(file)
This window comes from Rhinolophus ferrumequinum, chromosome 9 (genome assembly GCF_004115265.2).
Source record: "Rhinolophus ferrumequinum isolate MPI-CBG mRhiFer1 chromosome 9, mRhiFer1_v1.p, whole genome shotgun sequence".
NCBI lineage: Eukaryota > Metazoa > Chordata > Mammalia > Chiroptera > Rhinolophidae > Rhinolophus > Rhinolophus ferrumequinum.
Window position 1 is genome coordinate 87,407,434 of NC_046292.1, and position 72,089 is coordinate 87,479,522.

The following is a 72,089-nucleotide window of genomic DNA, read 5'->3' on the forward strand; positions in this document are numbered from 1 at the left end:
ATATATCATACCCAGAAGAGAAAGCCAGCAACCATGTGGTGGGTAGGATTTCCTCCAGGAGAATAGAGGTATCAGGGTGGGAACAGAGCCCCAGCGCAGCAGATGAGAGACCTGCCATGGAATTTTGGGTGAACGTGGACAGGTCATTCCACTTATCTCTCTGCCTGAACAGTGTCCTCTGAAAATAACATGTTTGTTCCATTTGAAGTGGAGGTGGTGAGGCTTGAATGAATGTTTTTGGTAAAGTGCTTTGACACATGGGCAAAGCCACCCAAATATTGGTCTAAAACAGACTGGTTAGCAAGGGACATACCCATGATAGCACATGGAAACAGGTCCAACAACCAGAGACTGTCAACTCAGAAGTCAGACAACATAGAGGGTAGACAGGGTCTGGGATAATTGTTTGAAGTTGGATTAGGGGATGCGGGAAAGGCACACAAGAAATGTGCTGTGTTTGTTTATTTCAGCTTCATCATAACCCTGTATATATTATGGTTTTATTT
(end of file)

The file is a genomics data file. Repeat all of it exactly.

This window comes from Rhinolophus ferrumequinum, chromosome 9 (genome assembly GCF_004115265.2).
Source record: "Rhinolophus ferrumequinum isolate MPI-CBG mRhiFer1 chromosome 9, mRhiFer1_v1.p, whole genome shotgun sequence".
NCBI lineage: Eukaryota > Metazoa > Chordata > Mammalia > Chiroptera > Rhinolophidae > Rhinolophus > Rhinolophus ferrumequinum.
Window position 1 is genome coordinate 87,407,434 of NC_046292.1, and position 72,089 is coordinate 87,479,522.

The following is a 72,089-nucleotide window of genomic DNA, read 5'->3' on the forward strand; positions in this document are numbered from 1 at the left end:
ATATATCATACCCAGAAGAGAAAGCCAGCAACCATGTGGTGGGTAGGATTTCCTCCAGGAGAATAGAGGTATCAGGGTGGGAACAGAGCCCCAGCGCAGCAGATGAGAGACCTGCCATGGAATTTTGGGTGAACGTGGACAGGTCATTCCACTTATCTCTCTGCCTGAACAGTGTCCTCTGAAAATAACATGTTTGTTCCATTTGAAGTGGAGGTGGTGAGGCTTGAATGAATGTTTTTGGTAAAGTGCTTTGACACATGGGCAAAGCCACCCAAATATTGGTCTAAAACAGACTGGTTAGCAAGGGACATACCCATGATAGCACATGGAAACAGGTCCAACAACCAGAGACTGTCAACTCAGAAGTCAGACAACATAGAGGGTAGACAGGGTCTGGGATAATTGTTTGAAGTTGGATTAGGGGATGCGGGAAAGGCACACAAGAAATGTGCTGTGTTTGTTTATTTCAGCTTCATCATAACCCTGTATATATTATGGTTTTATTT